“KYLE WAS RIGHT.”
Those are the words spray-painted and then sprayed over on a Wheat Ridge underpass near Interstate 70 next to a large stenciled portrait of a man, presumably Kyle Rittenhouse, holding an assault weapon and standing in front of an American flag shaped like Wisconsin.
Rittenhouse is the seventeen-year-old from Illinois who was charged with murder after he brought an assault rifle to a Kenosha, Wisconsin, protest over the police shooting of Jacob Blake, then allegedly killed two protesters and injured a third.
While Rittenhouse is now an accused murderer, many on the right, from Tucker Carlson to former Florida Attorney General Pam Bondi, who recently described him as “a little boy,” were swift to come to his defense.
In the case of this painting, brought to our attention by a reader who described it as “neo-Nazi graffiti” and said it had been reported to the Wheat Ridge police to no effect, Rittenhouse is clearly being depicted as a hero.
(“We don’t have a report of anybody calling in to our dispatch center, calling into our code enforcement officers,” says Sara Spalding, a spokesperson for the City of Wheat Ridge. “We’ve checked everything and there is no record with anybody calling with a report like this.”)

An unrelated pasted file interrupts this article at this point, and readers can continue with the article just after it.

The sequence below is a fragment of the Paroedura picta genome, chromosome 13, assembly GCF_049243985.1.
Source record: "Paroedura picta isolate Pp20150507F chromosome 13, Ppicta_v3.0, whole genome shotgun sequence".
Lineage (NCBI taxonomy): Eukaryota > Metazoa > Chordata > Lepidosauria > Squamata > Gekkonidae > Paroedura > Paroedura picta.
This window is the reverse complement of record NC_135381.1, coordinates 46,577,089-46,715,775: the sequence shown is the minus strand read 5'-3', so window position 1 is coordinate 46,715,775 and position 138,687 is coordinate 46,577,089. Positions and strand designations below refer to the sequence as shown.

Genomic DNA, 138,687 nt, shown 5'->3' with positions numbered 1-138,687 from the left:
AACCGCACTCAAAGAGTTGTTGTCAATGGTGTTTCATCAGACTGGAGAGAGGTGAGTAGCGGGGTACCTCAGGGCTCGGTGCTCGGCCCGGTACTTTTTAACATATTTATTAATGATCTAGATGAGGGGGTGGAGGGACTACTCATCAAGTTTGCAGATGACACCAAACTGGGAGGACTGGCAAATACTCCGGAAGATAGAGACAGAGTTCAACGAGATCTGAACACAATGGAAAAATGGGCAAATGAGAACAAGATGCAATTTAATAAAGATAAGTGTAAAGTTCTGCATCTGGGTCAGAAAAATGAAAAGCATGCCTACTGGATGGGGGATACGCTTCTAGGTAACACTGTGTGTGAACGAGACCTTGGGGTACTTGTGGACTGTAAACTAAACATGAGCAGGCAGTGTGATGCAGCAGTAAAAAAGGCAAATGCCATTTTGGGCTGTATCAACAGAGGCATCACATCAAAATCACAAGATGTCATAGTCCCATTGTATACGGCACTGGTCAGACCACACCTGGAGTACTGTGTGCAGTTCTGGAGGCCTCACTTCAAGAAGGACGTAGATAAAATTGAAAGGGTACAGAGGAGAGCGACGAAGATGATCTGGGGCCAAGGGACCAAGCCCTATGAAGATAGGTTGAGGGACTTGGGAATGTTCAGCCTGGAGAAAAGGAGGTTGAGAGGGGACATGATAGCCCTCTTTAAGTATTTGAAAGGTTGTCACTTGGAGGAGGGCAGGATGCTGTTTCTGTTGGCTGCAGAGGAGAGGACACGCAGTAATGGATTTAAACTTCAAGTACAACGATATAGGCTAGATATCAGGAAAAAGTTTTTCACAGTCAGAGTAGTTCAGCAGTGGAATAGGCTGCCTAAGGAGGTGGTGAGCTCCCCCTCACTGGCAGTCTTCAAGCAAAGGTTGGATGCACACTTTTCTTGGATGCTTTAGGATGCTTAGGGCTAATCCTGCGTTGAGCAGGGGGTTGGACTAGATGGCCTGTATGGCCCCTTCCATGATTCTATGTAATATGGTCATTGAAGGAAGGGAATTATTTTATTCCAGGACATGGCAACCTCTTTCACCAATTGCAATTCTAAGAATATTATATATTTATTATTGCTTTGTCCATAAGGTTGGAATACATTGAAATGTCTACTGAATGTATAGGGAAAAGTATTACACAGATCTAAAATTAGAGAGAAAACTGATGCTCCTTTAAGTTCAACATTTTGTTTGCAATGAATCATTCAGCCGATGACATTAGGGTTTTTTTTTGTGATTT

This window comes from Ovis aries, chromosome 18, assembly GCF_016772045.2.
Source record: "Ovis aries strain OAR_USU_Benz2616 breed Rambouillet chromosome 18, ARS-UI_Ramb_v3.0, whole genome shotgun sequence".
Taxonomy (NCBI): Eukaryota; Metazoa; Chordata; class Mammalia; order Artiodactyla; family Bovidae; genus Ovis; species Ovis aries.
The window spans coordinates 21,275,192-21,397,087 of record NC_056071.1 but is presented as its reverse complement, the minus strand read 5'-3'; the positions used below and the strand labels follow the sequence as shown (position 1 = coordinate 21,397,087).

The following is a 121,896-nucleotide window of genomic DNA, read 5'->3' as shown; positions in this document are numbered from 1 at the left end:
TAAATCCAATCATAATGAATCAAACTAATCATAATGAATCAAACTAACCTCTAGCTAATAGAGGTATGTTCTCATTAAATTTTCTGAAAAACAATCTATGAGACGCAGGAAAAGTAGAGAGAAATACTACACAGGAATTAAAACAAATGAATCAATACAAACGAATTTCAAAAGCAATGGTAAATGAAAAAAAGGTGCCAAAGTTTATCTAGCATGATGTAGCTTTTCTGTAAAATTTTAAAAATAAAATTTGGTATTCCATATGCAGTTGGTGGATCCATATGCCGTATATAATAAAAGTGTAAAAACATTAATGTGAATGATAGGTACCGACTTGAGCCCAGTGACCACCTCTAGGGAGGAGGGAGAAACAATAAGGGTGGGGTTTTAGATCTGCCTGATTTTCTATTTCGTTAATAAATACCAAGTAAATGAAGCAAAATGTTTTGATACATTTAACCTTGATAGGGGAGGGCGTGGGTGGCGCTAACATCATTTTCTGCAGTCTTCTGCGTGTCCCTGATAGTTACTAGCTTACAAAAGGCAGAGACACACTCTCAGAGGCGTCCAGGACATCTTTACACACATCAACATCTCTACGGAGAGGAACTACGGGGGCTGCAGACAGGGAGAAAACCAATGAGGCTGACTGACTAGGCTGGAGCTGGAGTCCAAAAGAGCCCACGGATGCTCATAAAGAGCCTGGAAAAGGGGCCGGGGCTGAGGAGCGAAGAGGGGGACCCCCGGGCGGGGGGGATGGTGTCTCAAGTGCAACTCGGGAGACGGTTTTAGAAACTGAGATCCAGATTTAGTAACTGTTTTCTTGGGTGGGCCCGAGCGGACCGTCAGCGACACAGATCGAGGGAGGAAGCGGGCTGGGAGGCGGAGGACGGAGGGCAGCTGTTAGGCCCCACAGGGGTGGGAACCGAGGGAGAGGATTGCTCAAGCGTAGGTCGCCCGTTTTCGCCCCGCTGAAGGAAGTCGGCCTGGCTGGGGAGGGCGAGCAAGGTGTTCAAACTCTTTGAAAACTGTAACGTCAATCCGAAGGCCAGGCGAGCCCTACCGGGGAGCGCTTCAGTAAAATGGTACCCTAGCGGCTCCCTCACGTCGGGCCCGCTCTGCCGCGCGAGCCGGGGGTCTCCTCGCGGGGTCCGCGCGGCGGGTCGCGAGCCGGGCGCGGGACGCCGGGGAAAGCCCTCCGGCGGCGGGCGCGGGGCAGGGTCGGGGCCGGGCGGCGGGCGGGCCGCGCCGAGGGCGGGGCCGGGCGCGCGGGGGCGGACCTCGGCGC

The portrait was painted alongside the Clear Creek Trail, facing away from an endless stream of bikers zipping by. While it’s hard to see from the trail, it’s clearly visible from the interstate.
Not everybody appreciates the image. A couple of tags on his arm and rifle say “ACAB,” which stands for “All Cops Are Bastards.” Another one on his body reads “Fuck You Bitch.” Next to his image is the tag “Fuck Racism.”
Marijuana Deals Near You
Still, while City of Wheat Ridge workers had recently painted over a number of nearby tags and paintings along the adjacent bike trail, the Rittenhouse mural and other larger-scale graffiti pieces were still intact yesterday afternoon, though someone had painted over “KYLE WAS RIGHT.”
The Rittenhouse image stands in stark contrast to most of the political murals in metro Denver that reflect the movement against police violence in the United States, including those of the Black Love Mural Festival and Thomas “Detour” Evans’s Spray Their Names project, memorializing such victims as George Floyd, Breonna Taylor and Elijah McClain.
Crush Walls, Babe Walls and Street Wise Boulder all included tributes to anti-racist movements, and the City of Denver even got in on the action, paying for the massive Black Lives Matter painting by Adri Norris and Pat Milbery put down on Broadway in June.
Have you seen political graffiti or murals in locations outside of downtown Denver? Send a note to firstname.lastname@example.org.